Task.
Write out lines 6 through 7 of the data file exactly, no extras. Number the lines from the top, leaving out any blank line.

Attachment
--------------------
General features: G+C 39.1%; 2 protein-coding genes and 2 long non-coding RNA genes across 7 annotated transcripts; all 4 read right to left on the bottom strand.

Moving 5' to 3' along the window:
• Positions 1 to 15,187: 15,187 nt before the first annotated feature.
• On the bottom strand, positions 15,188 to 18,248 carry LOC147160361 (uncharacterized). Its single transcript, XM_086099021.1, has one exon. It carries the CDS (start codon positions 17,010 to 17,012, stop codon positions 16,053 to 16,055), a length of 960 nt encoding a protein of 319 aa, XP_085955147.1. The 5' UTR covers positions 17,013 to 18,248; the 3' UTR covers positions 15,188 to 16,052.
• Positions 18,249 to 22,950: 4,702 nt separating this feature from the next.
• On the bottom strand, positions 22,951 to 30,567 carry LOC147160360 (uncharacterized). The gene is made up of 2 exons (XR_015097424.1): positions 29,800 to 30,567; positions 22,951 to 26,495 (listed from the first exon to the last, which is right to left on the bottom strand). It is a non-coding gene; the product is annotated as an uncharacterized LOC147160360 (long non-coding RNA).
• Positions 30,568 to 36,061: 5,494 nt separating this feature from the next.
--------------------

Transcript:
• On the bottom strand, positions 22,951 to 30,567 carry LOC147160360 (uncharacterized). The gene is made up of 2 exons (XR_015097424.1): positions 29,800 to 30,567; positions 22,951 to 26,495 (listed from the first exon to the last, which is right to left on the bottom strand). It is a non-coding gene; the product is annotated as an uncharacterized LOC147160360 (long non-coding RNA).
• Positions 30,568 to 36,061: 5,494 nt separating this feature from the next.